New Features in Turnitin

  • Faster formative Similarity Reports – Give students more support to master paraphrasing and citation conventions. For instructors who allow resubmissions within their assignment settings, students will be able to view their Similarity Report, then revise and resubmit their work up to three times, without waiting 24 hours.
  • Actionable data for instructors – Empower your faculty to track class-level trends in submissions, feedback, and papers with high similarity scores. Instructors will be able to download class usage files from their Turnitin homepage. Available via and Basic integrations only.
Keep an eye on the release notes and Twitter @TurnitinProduct for more information.


Inactive Students

If you use groups in Canvas for your courses, you have probably wondered if “all” students are participating.  Well, wonder no more.  This 56-second tip of the week covers how to quickly identify those that are inactive.

Open Source

For my final 9x9x25 blog, I wanted to talk a little about publisher material and Open Educational Resources.  In our department (and throughout the college) we have been using expensive materials from Pearson.  My college algebra course costs about the same in tuition as it does for students to buy the text, and with money being tight with many of our students, this is unacceptable.

In Florida, many schools have adopted open source textbooks.  I looked into OER a few years ago, and found the materials to be good, but there are very few practice problems to assign, you have to manually grade everything (tough to do online as students must also figure out a way to submit written work), and the text is not in an order that fits with our objectives.  However, one school put together a text of their own for College Algebra through Canvas.  The creator stated that it was a ton of work, and it was made easier by dividing up the tasks between many interested faculty.  She pulled in a ton of different resources from different places, giving examples like Khan Academy and MyOpenMath.  Continue Reading “Open Source”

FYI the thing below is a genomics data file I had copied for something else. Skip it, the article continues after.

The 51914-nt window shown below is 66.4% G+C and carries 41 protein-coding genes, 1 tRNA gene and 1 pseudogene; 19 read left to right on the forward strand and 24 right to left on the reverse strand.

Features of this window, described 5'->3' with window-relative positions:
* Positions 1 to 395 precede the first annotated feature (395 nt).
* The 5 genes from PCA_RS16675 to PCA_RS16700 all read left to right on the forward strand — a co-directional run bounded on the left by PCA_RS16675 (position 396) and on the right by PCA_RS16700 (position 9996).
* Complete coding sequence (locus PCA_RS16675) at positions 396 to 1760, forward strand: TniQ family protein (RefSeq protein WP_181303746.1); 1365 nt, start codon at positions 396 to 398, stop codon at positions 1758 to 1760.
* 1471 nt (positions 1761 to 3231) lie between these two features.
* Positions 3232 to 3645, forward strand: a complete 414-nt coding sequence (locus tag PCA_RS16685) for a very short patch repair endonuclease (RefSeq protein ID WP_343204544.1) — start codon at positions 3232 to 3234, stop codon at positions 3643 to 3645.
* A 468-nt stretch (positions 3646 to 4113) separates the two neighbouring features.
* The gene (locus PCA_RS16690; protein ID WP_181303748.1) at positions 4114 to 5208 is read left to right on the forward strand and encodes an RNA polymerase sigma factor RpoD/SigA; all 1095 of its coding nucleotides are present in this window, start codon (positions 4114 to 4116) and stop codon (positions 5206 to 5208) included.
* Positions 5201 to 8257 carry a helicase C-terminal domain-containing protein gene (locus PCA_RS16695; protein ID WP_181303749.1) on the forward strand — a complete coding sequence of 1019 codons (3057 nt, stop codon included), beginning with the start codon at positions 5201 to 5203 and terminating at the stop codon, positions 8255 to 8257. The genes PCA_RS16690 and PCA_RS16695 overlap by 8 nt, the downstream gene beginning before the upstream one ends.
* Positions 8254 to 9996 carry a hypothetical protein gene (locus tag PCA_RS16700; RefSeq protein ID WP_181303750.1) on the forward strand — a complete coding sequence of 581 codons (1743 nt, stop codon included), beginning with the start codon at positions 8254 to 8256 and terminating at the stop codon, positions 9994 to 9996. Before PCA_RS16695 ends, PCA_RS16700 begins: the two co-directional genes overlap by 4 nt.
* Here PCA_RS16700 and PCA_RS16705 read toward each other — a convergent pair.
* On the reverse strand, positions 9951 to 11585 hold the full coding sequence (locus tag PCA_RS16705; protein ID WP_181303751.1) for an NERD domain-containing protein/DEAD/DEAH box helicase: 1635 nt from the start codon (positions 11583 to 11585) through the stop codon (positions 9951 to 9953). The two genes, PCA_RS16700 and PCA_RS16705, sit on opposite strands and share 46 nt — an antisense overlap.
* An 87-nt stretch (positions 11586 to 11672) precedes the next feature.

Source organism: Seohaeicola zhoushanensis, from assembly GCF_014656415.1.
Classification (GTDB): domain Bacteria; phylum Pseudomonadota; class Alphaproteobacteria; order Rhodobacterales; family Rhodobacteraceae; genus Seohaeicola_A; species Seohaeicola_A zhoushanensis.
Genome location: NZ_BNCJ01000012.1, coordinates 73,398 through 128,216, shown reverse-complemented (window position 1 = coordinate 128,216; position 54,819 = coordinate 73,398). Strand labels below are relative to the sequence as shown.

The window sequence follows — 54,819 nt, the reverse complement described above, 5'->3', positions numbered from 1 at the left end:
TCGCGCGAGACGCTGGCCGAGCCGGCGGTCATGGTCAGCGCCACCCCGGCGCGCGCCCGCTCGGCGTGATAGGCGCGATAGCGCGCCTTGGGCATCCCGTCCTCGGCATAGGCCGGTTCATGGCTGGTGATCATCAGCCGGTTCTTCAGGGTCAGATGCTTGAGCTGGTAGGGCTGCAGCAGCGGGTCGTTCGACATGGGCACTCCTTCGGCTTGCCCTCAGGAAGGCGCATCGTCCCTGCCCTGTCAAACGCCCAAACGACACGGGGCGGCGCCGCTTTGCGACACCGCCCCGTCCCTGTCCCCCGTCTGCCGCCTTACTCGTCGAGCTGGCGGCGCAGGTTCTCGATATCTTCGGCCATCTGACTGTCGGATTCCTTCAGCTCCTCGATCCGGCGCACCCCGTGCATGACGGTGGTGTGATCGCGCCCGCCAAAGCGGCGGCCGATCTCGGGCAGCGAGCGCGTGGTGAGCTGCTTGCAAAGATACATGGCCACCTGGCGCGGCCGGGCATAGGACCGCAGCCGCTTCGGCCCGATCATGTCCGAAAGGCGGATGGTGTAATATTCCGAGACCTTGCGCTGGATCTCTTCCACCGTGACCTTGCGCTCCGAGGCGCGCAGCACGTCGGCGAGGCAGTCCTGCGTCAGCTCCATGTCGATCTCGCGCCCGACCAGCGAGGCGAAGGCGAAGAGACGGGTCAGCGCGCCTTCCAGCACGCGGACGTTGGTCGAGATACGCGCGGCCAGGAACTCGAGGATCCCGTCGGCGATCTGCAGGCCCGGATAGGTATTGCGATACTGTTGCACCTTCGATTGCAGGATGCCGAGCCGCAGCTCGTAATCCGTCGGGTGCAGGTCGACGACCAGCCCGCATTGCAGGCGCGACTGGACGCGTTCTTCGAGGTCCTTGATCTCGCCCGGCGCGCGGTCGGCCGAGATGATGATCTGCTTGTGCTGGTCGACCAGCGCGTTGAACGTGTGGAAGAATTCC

A reflection for the last post
It is what I enjoy most

Not the reflection part
I state this from the heart

It is the last post
That I will be giving a toast

The time has been busy for sure
But, I didn’t mind the detour

It was all about the education
During this whole duration Continue Reading “Nine”

Not Waving, but Drowning: A short story starring Tom Hanks

I know you’ve seen this movie.  You know, the one where there’s this guy stranded on a deserted island and time goes by.  At first, he doesn’t seem to know how to survive, but as his rescue starts to become increasingly more unlikely, he becomes increasingly more resourceful.  He learns to, you know, like harvest and consume the flaking sun-burned skin on the back of his eye lids as a source of protein, along with tree bark, his own finger nails, and eventually even the thin sheet metal from the wreckage of the plane that dumped him there in the first place.  (Hey, a guy’s gotta get his iron intake from somewhere if he ever plans to build muscle).  The pitiful man on the brink of isolation-induced psychosis is usually played by Tom Hanks, or someone else whom we just like so darn much that it breaks our heart to see him out there all alone in the middle of nowhere and perhaps never coming back.  (Although, lately, this role has found its way to the likes of Blake Lively and others of her stripe, and the dangerous island is replaced by a tiny rock and a Great White shark, for obvious reasons (i.e., teenage boys don’t want to look at Tom Hanks, and a whole island provides way too many options to maintain the microscopic attention spans of the types of people who came to see Blake Lively). Continue Reading “Not Waving, but Drowning: A short story starring Tom Hanks”